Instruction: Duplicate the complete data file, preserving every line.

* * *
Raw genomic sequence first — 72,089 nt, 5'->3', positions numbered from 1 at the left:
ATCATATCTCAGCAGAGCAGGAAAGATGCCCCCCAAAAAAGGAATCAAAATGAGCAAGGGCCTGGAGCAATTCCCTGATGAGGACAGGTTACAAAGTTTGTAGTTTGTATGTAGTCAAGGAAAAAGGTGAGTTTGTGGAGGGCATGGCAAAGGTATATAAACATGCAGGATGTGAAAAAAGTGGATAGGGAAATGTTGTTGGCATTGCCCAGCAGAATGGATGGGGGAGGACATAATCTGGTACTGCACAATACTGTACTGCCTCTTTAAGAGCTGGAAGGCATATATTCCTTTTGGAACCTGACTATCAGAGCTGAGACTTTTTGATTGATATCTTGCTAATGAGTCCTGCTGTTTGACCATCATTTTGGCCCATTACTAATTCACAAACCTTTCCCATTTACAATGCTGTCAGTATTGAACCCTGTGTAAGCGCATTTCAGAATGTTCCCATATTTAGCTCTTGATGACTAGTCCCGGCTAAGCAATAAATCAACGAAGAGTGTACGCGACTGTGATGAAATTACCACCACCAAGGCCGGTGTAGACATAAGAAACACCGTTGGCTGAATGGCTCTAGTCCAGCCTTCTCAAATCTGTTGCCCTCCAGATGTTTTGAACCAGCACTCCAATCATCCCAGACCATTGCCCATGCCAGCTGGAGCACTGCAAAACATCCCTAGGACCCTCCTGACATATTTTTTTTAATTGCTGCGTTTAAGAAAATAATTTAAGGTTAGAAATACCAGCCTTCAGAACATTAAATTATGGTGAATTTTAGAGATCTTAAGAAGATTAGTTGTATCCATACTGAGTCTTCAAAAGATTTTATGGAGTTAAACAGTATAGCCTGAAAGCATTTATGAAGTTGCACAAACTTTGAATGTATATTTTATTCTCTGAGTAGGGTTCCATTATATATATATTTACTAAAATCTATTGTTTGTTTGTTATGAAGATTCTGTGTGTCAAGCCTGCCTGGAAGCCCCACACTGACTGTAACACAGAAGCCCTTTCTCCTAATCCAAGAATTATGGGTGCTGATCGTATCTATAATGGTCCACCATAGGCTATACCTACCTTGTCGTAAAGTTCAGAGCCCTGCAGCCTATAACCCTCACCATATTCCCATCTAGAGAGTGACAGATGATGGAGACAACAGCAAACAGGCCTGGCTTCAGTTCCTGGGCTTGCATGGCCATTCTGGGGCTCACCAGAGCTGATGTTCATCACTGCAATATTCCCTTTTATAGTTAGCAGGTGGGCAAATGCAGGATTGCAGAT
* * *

Raw genomic sequence first — 72,089 nt, 5'->3', positions numbered from 1 at the left:
ATCATATCTCAGCAGAGCAGGAAAGATGCCCCCCAAAAAAGGAATCAAAATGAGCAAGGGCCTGGAGCAATTCCCTGATGAGGACAGGTTACAAAGTTTGTAGTTTGTATGTAGTCAAGGAAAAAGGTGAGTTTGTGGAGGGCATGGCAAAGGTATATAAACATGCAGGATGTGAAAAAAGTGGATAGGGAAATGTTGTTGGCATTGCCCAGCAGAATGGATGGGGGAGGACATAATCTGGTACTGCACAATACTGTACTGCCTCTTTAAGAGCTGGAAGGCATATATTCCTTTTGGAACCTGACTATCAGAGCTGAGACTTTTTGATTGATATCTTGCTAATGAGTCCTGCTGTTTGACCATCATTTTGGCCCATTACTAATTCACAAACCTTTCCCATTTACAATGCTGTCAGTATTGAACCCTGTGTAAGCGCATTTCAGAATGTTCCCATATTTAGCTCTTGATGACTAGTCCCGGCTAAGCAATAAATCAACGAAGAGTGTACGCGACTGTGATGAAATTACCACCACCAAGGCCGGTGTAGACATAAGAAACACCGTTGGCTGAATGGCTCTAGTCCAGCCTTCTCAAATCTGTTGCCCTCCAGATGTTTTGAACCAGCACTCCAATCATCCCAGACCATTGCCCATGCCAGCTGGAGCACTGCAAAACATCCCTAGGACCCTCCTGACATATTTTTTTTAATTGCTGCGTTTAAGAAAATAATTTAAGGTTAGAAATACCAGCCTTCAGAACATTAAATTATGGTGAATTTTAGAGATCTTAAGAAGATTAGTTGTATCCATACTGAGTCTTCAAAAGATTTTATGGAGTTAAACAGTATAGCCTGAAAGCATTTATGAAGTTGCACAAACTTTGAATGTATATTTTATTCTCTGAGTAGGGTTCCATTATATATATATTTACTAAAATCTATTGTTTGTTTGTTATGAAGATTCTGTGTGTCAAGCCTGCCTGGAAGCCCCACACTGACTGTAACACAGAAGCCCTTTCTCCTAATCCAAGAATTATGGGTGCTGATCGTATCTATAATGGTCCACCATAGGCTATACCTACCTTGTCGTAAAGTTCAGAGCCCTGCAGCCTATAACCCTCACCATATTCCCATCTAGAGAGTGACAGATGATGGAGACAACAGCAAACAGGCCTGGCTTCAGTTCCTGGGCTTGCATGGCCATTCTGGGGCTCACCAGAGCTGATGTTCATCACTGCAATATTCCCTTTTATAGTTAGCAGGTGGGCAAATGCAGGATTGCAGAT